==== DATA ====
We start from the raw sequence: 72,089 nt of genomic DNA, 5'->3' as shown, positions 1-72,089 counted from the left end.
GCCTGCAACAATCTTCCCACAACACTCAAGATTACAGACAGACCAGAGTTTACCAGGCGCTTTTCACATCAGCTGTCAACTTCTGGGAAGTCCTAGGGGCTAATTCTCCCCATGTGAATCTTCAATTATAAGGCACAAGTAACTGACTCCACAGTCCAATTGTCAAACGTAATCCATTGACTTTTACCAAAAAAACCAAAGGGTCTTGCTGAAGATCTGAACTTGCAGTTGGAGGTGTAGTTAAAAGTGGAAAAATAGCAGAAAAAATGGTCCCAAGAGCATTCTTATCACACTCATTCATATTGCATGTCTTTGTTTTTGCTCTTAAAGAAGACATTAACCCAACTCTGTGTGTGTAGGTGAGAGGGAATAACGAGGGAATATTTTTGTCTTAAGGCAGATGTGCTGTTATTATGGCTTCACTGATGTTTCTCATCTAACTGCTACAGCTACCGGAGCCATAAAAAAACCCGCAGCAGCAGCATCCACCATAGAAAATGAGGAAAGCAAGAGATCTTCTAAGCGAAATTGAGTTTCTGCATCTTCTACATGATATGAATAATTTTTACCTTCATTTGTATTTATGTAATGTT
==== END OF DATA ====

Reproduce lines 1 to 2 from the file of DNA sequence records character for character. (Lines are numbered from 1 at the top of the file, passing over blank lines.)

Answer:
We start from the raw sequence: 72,089 nt of genomic DNA, 5'->3' as shown, positions 1-72,089 counted from the left end.
GCCTGCAACAATCTTCCCACAACACTCAAGATTACAGACAGACCAGAGTTTACCAGGCGCTTTTCACATCAGCTGTCAACTTCTGGGAAGTCCTAGGGGCTAATTCTCCCCATGTGAATCTTCAATTATAAGGCACAAGTAACTGACTCCACAGTCCAATTGTCAAACGTAATCCATTGACTTTTACCAAAAAAACCAAAGGGTCTTGCTGAAGATCTGAACTTGCAGTTGGAGGTGTAGTTAAAAGTGGAAAAATAGCAGAAAAAATGGTCCCAAGAGCATTCTTATCACACTCATTCATATTGCATGTCTTTGTTTTTGCTCTTAAAGAAGACATTAACCCAACTCTGTGTGTGTAGGTGAGAGGGAATAACGAGGGAATATTTTTGTCTTAAGGCAGATGTGCTGTTATTATGGCTTCACTGATGTTTCTCATCTAACTGCTACAGCTACCGGAGCCATAAAAAAACCCGCAGCAGCAGCATCCACCATAGAAAATGAGGAAAGCAAGAGATCTTCTAAGCGAAATTGAGTTTCTGCATCTTCTACATGATATGAATAATTTTTACCTTCATTTGTATTTATGTAATGTT